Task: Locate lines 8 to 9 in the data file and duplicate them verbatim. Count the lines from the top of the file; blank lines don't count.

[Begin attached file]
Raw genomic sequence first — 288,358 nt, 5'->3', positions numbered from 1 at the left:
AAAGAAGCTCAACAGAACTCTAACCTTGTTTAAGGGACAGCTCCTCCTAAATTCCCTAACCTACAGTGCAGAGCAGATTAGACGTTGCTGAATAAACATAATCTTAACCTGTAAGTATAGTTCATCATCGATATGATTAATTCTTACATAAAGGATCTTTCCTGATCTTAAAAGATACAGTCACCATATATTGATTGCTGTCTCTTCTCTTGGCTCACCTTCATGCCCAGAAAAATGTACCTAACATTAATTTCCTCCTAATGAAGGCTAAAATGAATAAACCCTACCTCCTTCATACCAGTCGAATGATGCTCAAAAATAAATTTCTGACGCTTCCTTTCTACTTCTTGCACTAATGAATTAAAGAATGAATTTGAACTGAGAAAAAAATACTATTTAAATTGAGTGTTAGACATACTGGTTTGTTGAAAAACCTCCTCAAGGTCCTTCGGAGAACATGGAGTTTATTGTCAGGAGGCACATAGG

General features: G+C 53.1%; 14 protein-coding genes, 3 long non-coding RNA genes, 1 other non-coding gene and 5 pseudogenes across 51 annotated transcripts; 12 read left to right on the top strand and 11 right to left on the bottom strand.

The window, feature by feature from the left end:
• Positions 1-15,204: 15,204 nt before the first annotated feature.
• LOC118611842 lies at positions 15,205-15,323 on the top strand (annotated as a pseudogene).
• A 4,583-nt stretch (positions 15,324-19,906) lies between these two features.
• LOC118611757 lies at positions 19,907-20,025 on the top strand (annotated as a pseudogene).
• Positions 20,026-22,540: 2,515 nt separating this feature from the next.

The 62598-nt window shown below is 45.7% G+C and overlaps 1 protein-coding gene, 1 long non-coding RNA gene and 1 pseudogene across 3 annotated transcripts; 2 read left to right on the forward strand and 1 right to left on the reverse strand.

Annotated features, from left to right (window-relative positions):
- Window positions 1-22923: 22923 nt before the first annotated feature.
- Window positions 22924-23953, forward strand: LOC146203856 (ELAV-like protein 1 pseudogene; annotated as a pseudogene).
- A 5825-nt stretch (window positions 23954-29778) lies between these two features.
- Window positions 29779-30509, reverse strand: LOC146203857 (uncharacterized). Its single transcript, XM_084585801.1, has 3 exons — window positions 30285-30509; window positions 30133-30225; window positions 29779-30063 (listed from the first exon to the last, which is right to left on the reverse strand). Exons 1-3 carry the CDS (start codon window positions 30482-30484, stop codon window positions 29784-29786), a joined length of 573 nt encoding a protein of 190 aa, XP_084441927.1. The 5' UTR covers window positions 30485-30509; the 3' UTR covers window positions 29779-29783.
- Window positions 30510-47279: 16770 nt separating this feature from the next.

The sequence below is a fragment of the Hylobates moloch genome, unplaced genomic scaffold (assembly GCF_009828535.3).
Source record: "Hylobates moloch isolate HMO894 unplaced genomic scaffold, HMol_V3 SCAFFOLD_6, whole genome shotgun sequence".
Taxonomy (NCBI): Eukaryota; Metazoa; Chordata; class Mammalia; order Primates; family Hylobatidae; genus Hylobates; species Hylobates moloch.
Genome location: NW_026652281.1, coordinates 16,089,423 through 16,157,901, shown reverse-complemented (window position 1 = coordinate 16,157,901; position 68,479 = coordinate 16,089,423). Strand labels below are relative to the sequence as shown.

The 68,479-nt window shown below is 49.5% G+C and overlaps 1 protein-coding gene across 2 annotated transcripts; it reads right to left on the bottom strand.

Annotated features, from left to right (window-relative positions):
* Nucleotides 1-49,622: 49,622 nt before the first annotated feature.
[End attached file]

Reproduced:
• LOC118611757 lies at positions 19,907-20,025 on the top strand (annotated as a pseudogene).
• Positions 20,026-22,540: 2,515 nt separating this feature from the next.